Freight class is a standard classification system for shipments, defined by the National Motor Freight Traffic Association (NMFTA). It's used to categorize commodities like Boilers, Furnaces, Stoves and related Articles for transport, taking into account factors like weight, dimensions, density, storage capability, ease of handling, and liability. Freight class is a system to categorize different types of goods being shipped.
Density is a key concept in freight shipping, as it significantly impacts the freight class for commodities like Boilers, Furnaces, Stoves and related Articles and hence, the shipping cost. It is calculated as the weight of the shipment divided by its volume. Density is a key characteristic of a shipment that affects its freight class.
Stowability is used in freight shipping to describe how easily an item can be stowed or stored in relation to other items. For example, when trying to understand stowability for Boilers, Furnaces, Stoves and related Articles, it is important to know if the item can be packaged efficiently and stowed onto the truck easily. In other words- Stowability is the factor that determines how easily an item can be stored for transportation.
Liability is a term used to refer to the accountability or risk involved in transporting Boilers, Furnaces, Stoves and related Articles. It's one of the factors considered when determining freight class. Liability in freight class calculation refers to the potential risk associated with transporting a specific type of cargo.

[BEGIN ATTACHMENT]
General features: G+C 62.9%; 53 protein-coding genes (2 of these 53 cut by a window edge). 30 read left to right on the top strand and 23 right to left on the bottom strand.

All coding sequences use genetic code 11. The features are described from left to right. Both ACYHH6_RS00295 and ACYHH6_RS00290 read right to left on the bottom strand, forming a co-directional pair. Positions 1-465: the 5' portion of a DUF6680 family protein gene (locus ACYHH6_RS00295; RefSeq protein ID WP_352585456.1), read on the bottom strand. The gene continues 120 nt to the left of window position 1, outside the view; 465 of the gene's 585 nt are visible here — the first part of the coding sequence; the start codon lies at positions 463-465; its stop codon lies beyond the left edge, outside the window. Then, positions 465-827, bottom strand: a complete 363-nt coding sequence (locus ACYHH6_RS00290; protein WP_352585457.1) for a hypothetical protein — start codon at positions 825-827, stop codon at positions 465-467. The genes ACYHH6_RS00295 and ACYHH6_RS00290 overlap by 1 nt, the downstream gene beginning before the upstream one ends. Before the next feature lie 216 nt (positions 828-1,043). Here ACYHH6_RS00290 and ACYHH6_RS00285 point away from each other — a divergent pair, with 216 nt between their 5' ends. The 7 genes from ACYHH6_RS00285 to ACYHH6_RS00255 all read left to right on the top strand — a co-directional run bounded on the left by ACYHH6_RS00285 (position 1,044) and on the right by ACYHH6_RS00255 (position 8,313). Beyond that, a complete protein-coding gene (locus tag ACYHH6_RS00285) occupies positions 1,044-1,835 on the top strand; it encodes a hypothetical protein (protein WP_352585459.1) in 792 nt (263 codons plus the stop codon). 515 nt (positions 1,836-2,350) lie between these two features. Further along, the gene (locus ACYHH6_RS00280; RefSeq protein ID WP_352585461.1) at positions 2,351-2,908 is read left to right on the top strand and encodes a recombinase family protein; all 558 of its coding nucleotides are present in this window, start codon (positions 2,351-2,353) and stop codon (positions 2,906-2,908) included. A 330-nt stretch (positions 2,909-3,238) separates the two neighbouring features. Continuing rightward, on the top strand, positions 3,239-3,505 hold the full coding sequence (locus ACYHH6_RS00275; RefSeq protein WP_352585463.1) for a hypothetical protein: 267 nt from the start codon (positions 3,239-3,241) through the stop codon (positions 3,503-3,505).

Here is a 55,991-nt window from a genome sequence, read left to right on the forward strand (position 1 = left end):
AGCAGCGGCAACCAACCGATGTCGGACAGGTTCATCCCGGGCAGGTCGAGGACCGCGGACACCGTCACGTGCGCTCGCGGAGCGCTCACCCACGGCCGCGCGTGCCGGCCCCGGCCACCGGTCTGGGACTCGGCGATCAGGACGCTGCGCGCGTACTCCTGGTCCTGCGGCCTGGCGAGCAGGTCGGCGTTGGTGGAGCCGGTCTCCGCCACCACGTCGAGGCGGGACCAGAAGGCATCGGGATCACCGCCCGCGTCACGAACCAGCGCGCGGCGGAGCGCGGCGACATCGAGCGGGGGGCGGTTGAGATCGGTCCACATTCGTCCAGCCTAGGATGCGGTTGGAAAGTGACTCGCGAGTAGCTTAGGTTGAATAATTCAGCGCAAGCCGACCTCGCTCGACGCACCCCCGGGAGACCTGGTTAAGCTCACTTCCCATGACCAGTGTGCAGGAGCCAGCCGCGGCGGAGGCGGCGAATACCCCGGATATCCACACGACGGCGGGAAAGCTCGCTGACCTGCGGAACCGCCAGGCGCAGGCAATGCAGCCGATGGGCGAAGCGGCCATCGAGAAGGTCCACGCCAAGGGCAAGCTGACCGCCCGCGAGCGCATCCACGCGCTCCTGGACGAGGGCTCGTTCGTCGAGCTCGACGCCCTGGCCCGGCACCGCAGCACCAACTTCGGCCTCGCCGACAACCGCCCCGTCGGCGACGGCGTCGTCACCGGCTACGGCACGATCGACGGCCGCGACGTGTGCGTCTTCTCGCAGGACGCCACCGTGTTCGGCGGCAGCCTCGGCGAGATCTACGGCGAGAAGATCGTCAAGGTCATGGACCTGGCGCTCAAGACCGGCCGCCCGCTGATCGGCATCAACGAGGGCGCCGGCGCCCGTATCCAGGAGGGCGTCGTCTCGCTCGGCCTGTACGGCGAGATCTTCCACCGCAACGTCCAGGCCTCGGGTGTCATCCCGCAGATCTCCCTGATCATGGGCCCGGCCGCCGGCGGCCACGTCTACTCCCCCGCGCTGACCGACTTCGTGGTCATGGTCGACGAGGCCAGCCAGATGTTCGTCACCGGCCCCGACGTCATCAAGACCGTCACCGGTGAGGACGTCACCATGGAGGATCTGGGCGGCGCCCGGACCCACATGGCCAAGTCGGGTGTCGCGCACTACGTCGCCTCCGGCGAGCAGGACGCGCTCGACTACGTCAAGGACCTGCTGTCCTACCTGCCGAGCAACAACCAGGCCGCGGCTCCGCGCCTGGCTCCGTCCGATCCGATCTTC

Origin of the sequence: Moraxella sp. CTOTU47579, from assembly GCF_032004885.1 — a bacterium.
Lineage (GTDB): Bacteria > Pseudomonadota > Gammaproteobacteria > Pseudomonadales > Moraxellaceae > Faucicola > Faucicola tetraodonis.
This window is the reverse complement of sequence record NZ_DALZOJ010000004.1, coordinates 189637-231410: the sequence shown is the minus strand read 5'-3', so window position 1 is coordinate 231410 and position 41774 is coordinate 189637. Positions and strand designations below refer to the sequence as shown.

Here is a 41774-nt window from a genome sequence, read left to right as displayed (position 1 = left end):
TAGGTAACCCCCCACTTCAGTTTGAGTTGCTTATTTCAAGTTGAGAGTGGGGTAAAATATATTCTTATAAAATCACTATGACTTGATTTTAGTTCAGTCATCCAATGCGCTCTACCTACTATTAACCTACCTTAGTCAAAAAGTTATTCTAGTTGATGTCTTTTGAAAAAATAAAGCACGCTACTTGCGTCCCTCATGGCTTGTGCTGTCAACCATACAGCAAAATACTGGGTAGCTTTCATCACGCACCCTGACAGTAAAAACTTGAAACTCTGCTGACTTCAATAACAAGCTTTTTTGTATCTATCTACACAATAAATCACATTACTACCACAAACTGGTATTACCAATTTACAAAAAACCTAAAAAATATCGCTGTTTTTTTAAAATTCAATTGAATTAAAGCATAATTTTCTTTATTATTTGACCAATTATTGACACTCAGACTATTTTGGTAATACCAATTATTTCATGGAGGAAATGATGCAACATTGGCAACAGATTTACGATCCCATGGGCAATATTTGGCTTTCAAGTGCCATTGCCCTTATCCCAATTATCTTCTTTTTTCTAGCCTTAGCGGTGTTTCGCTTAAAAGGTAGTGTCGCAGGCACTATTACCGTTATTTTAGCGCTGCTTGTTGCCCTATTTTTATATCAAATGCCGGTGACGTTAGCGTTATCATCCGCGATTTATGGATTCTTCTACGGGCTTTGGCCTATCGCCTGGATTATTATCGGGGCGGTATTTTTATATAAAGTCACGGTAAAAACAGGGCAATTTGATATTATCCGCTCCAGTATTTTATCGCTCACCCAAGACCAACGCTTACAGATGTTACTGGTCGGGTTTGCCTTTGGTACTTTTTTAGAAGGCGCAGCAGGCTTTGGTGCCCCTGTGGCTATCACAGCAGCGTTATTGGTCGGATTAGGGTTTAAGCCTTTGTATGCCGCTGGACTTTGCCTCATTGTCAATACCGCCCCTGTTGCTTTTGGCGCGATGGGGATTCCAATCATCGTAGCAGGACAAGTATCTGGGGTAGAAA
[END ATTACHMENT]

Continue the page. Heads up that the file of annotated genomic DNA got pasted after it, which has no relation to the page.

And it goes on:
Handling refers to the procedures and precautions taken when moving and storing Boilers, Furnaces, Stoves and related Articles. It is one of the factors considered when determining freight class for Boilers, Furnaces, Stoves and related Articles. Handling is the steps taken to manage freight during the shipping process.
Boilers Furnaces Stoves And Related Articles
Common Commodity Items
For many NMFC® codes there isn’t just one single class that is applied. Often, NMFC® numbers have multiple "sub-classes", which are almost always based on the density of the shipment. In the instance where your NMFC® number has multiple sub classes, it's best to contact an expert, like Koho, to help identify which subclass to use.
Almost all U.S. LTL carriers use NMFC freight classes, although some are attempting to move to a dimensionally-based system.
It might be tempting to declare that your shipment is a lower freight class than it actually is in order to secure a lower price, however, carriers will re-classify your freight for accuracy and charge you a fee for having to do so.